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Choosing GCSEs 2014 - missing a MFL?

(79 Posts)
allweneedislove Fri 24-Jan-14 09:36:19

Started this new thread as all the others I found related to previous years.
DS 13 chooses his options this week. He's a bright lad at a just slightly above average state school. He's setting his sights high as his step dad went to Oxford and he'd secretly like to get there.
His dilemma (if indeed it is one) is he has to choose between Spanish, which is his worst subject but his only MFL, and Engineering which is just up his street. His other subjects are triple science, English, Maths, RS and History (and perhaps something else). He'd like to be a nuclear scientist.
Will the lack of an MFL at GCSE hold him back? Many thanks for any advice.

Bonsoir Fri 24-Jan-14 10:20:29

I recommend he continue with Spanish and that you send him on a summer course in Spain this summer to boost him.

creamteas Fri 24-Jan-14 10:29:17

No the lack of MFL will not be a problem.

There are virtually no universities/employers that ask for an MFL unless it is a course/job specifically related to the language.

It is also always possible to take up a new language as an adult at uni or through adult ed.

wordfactory Fri 24-Jan-14 11:06:48

If he has his sights set on Oxbridge, then I would say a GCSE in an MFL is better than engineering.

Although his grades need to be excellent, so if he thinks he might tank Spanish, then that might not be a great option.

What I would say is that Spanish is a nice easy GCSE (shush...)

Reincarnatedpig Fri 24-Jan-14 11:19:22

My dd had to do Spanish age 14. She is dyslexic with no aptitude for languages at all. Spanish may be nice and easy for some not all unfortunately. I hired a tutor for 18 months. The teacher in school who was retiring gave her help beyond the rules in the orals and she scraped a B. Some kids (not dd) openly cheated in the written exams.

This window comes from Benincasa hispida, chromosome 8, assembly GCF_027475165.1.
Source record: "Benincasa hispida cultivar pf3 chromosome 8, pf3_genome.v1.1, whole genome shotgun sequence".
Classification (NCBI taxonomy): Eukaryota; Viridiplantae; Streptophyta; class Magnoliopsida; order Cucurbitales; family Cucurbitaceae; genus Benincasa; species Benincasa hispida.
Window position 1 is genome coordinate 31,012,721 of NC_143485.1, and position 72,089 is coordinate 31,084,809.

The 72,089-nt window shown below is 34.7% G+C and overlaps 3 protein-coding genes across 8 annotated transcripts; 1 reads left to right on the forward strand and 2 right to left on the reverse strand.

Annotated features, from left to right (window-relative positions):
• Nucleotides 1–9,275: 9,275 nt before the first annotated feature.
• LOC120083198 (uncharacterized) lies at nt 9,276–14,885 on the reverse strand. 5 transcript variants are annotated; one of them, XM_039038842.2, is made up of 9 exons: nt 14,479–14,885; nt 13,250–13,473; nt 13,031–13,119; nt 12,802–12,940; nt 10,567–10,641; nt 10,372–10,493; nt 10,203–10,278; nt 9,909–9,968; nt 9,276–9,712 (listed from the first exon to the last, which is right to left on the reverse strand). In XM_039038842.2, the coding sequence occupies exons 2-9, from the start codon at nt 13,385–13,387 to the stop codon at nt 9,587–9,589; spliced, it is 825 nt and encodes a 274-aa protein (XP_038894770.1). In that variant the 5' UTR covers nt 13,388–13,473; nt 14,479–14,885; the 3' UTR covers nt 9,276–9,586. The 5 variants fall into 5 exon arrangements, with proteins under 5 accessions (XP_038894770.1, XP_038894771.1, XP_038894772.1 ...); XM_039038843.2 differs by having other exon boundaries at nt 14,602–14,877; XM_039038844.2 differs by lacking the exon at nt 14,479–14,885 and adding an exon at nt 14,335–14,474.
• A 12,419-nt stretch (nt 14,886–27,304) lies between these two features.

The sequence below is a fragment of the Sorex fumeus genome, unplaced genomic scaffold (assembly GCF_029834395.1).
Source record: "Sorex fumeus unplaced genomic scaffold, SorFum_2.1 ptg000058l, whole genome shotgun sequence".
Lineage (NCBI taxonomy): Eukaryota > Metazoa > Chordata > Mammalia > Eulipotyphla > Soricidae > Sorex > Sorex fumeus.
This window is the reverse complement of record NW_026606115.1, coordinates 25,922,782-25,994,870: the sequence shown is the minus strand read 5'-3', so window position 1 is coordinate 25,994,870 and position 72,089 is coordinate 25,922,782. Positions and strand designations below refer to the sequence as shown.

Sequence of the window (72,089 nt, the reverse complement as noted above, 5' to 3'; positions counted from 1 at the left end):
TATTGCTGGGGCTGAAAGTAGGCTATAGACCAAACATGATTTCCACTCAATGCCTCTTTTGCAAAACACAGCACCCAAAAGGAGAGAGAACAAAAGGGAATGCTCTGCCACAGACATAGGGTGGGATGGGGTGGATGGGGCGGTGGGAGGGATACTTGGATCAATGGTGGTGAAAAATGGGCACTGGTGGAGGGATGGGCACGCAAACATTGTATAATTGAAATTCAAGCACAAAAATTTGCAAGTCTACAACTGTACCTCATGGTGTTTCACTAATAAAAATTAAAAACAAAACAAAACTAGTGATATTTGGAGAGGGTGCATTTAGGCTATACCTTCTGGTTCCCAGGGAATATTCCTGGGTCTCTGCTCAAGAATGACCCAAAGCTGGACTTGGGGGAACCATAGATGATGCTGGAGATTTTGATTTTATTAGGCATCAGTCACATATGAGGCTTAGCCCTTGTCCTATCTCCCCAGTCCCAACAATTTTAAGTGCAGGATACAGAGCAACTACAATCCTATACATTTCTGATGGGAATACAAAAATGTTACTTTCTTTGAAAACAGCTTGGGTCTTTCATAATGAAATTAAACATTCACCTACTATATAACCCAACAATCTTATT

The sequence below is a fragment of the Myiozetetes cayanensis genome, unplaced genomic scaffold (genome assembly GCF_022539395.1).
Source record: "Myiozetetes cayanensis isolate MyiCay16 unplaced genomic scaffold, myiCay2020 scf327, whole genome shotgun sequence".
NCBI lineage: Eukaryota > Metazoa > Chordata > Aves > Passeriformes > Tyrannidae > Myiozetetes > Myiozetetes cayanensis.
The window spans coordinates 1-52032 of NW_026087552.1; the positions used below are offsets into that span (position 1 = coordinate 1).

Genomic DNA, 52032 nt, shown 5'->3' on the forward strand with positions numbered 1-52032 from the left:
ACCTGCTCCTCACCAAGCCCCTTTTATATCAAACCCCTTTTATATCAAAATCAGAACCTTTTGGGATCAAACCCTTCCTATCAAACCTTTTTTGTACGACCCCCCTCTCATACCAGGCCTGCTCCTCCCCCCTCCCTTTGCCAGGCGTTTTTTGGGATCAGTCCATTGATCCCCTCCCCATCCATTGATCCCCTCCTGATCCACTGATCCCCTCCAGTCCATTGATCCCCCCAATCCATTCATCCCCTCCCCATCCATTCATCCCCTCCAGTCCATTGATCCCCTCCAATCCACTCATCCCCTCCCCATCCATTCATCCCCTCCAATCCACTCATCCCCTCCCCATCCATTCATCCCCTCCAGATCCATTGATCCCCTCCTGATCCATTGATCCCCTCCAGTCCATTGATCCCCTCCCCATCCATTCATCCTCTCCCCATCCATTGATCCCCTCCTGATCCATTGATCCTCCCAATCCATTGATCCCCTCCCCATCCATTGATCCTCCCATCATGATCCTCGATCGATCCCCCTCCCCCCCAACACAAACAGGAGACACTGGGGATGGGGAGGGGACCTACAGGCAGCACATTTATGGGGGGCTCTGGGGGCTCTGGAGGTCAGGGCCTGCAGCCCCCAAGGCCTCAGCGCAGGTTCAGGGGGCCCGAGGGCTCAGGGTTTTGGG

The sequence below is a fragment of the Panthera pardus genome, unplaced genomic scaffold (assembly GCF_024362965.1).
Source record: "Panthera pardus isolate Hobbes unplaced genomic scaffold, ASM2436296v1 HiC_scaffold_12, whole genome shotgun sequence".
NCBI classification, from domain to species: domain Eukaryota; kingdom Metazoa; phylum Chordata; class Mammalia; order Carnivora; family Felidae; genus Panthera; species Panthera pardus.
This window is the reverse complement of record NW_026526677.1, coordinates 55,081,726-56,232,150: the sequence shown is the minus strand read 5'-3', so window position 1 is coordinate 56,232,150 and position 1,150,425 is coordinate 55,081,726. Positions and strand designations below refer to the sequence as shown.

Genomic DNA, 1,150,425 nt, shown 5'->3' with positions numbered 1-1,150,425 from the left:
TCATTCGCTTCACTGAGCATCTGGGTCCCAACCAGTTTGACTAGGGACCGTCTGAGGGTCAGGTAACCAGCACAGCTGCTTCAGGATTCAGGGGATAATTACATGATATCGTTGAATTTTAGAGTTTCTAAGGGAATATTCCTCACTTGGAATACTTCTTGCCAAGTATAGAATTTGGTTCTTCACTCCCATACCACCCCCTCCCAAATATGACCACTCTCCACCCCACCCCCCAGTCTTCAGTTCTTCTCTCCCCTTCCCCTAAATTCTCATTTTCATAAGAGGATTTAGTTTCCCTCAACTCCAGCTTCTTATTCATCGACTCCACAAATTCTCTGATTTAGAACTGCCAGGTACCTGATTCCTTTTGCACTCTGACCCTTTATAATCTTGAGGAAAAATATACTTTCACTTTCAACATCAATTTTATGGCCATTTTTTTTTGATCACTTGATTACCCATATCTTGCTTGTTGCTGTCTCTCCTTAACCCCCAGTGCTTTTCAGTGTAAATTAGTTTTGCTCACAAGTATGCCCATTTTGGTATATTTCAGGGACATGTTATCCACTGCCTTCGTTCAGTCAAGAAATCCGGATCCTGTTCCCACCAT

Frankly it was not worth it. If your son is of scientific talents an engineering A* is far more valuable than scraping a C in Spanish.

I think UCL threatened to make a language compulsory but said an elective taken while there would do.

allweneedislove Fri 24-Jan-14 12:33:51

Thanks for all comments. I "think" I'll let him choose and he'll choose engineering. I did check out the Russell group and reincarnatedpig you're right UCL will let them do a MFL module if they don't have it already.

When I was at school I had the option of going to evening classes to take Music O level as I couldn't fit it in at school but that doesn't seem to exist now?

My mum who had scarlet fever when she should have taken her 11 plus left a secondary modern at 14 and eventually took her O levels at the same time as me. She studied hard at night school.

Going off at a bit of a tangent - none of the few evening classes around here appeal. Sugar craft, paint your nails, basic computing - what happened to the serious stuff?

lljkk Sat 25-Jan-14 09:26:25

Lots of kids say that they fancy going to Oxford; he needs to think hard whether he's serious about that. Serious enough about it to limit his options now and do things he doesn't even like & may not get good marks at unless he's very good at slogging at a subject he's unenthusiastic about. Plenty of other brilliant paths to follow besides Oxbridge.

threepiecesuite Sat 25-Jan-14 09:33:58